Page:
Three weeks ago, the Lions were big news for naming a 23-man squad, only to change it last-minute to get an advantage at the Chiefs.
On the face of it, with teams required to name their match-day squad 48 hours before kickoff, it seemed a bit underhanded.
But at the same time, it seemed smart of Lions CEO Rudolf Straeuli to keep some aces up his sleeve in New Zealand.
However, when Jake White called on rugby bosses to scrap early lineup calls, I thought to hell with that idea.
And, no, it’s not only because it’s Jake White wants it.
The former World Cup-winning coach wrote in his column for All Out Rugby: “[In football] team lists were announced not long before kickoff and the locals drew a lot out of the combinations, the formation and who was on the bench.
“That’s a big part of the weekly intrigue for football supporters. As was the case for the Lions, I think that rugby would benefit greatly from scrapping the early team announcement.
“We’re talking about a sport that’s becoming more and more technical, and where analysis is playing a bigger role every season. By unveiling the team two days in advance, your plans are telegraphed to your opponents and they know what’s coming. It’s also a procedure that makes every match more vulnerable to unexpected weather.
“Pushing back the team announcement would add a level of excitement to the match-day experience for supporters and a layer of unpredictability to the contest.”
While, I guess it would make for more excitement for fans, I doubt it will make it any easier for coaches.
If you think coaches are second-guessing their plans at every moment, you’re wrong.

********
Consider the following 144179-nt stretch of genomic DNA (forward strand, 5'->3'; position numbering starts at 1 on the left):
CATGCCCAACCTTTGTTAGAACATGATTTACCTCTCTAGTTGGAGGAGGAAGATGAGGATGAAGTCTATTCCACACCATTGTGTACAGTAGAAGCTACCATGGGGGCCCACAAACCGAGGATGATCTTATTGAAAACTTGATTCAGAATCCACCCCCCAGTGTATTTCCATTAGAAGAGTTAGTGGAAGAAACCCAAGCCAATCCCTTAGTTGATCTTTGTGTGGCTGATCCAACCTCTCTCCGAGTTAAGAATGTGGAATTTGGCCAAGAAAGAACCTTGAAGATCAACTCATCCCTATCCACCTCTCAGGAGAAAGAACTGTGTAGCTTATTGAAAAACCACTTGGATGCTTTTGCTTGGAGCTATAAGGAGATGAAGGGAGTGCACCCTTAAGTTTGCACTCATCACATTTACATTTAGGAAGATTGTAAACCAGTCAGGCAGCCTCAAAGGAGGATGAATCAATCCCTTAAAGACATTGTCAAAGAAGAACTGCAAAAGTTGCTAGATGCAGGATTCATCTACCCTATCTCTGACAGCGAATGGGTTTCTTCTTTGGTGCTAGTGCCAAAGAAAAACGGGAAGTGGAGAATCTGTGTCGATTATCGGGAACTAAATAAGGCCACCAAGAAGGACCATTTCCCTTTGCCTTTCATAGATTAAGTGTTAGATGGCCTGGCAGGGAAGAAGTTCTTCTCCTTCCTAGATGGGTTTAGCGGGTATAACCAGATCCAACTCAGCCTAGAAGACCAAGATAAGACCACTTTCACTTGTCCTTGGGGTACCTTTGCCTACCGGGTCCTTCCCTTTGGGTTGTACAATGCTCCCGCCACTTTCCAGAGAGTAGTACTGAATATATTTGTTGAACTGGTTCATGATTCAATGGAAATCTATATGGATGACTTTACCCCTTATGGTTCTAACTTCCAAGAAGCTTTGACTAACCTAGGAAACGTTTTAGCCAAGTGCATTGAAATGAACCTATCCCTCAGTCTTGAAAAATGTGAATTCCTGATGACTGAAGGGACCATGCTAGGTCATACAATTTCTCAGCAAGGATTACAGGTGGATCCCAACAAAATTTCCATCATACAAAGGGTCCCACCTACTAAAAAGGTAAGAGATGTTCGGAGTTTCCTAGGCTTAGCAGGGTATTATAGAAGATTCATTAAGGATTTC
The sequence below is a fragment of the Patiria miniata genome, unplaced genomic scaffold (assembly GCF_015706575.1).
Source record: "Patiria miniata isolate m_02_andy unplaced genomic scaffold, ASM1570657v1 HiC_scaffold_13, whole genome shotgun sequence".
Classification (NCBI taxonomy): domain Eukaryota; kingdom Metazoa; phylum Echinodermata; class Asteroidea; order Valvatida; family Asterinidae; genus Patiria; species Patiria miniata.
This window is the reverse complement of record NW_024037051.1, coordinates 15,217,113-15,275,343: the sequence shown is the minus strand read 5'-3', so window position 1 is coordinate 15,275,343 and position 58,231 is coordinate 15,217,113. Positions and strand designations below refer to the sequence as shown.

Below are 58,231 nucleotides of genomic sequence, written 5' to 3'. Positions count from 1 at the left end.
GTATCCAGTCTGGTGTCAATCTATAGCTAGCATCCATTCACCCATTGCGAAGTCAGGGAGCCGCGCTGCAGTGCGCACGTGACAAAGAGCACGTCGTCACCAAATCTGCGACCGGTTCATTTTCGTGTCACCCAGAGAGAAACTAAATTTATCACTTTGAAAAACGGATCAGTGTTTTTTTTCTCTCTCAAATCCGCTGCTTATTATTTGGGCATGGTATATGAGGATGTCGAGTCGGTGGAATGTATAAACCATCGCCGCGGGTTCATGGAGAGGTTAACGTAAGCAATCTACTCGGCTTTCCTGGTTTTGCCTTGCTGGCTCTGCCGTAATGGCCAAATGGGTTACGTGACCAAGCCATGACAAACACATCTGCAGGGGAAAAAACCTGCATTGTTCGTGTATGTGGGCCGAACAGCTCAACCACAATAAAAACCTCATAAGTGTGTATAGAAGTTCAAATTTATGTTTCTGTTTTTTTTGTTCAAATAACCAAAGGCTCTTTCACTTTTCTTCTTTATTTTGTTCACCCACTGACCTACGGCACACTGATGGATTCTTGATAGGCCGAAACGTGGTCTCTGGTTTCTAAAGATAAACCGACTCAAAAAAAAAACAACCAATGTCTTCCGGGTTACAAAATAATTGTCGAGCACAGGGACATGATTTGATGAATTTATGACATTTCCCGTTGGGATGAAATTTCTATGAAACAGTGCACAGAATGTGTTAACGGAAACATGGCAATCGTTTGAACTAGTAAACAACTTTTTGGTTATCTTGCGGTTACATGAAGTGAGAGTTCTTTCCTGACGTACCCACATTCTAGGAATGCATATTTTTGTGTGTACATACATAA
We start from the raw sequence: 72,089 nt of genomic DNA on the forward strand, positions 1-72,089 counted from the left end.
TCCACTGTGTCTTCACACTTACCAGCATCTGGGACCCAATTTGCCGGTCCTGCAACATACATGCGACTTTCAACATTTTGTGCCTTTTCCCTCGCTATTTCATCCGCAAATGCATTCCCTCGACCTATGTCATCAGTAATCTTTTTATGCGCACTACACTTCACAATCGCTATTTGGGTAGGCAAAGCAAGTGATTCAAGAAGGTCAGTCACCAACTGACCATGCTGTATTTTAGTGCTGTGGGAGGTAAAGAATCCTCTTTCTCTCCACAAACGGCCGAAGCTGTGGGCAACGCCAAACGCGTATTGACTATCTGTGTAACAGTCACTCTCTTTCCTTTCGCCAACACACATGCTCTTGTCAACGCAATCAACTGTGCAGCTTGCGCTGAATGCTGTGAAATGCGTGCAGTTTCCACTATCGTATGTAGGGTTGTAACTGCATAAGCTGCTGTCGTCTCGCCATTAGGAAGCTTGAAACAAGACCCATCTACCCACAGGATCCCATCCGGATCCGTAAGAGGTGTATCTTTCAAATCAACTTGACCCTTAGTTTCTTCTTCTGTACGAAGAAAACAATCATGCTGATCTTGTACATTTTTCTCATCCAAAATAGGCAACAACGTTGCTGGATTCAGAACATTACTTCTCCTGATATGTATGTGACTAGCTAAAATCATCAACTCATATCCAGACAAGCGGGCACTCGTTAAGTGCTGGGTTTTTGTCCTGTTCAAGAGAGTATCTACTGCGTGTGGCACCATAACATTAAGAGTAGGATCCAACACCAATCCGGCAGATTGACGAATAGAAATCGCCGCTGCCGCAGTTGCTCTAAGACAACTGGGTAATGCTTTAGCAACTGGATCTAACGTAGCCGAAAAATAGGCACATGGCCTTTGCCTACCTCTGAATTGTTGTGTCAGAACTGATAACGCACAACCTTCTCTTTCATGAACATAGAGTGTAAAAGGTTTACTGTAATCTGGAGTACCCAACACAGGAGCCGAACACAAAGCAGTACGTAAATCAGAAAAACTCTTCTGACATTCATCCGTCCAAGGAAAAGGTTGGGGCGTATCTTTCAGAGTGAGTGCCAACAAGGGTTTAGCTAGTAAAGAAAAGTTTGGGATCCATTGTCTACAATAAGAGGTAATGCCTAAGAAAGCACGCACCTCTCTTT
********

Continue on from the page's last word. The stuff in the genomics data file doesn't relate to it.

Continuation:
They do their analysis and planning and make the decisions.
Even in football, bosses plan to impose their game on the opponent. So who cares what the opposition does?
In a game as physical as it is tactical like rugby, matches are still won and lost in one-on-one battles.
The two sports are different in a way that the very nature of the game becomes more predictable when you look at the basic premise of the it.
In rugby, you carry the ball over a space to a goal line. In football, by comparison, you move the ball into a small goal on the other side of the pitch.
Even the fact that the ball has to be passed backwards in rugby makes it more predictable tactically.
Plus if you take football as an example of how knowledge of your opponents gives you the edge, consider how results swung in the Champions League semifinals. It wasn’t surprising that Liverpool and Tottenham got those results, just planning.
Anyway. It’s rich that Jake White wants to play on the element of surprise when his game was the most predictable of the lot.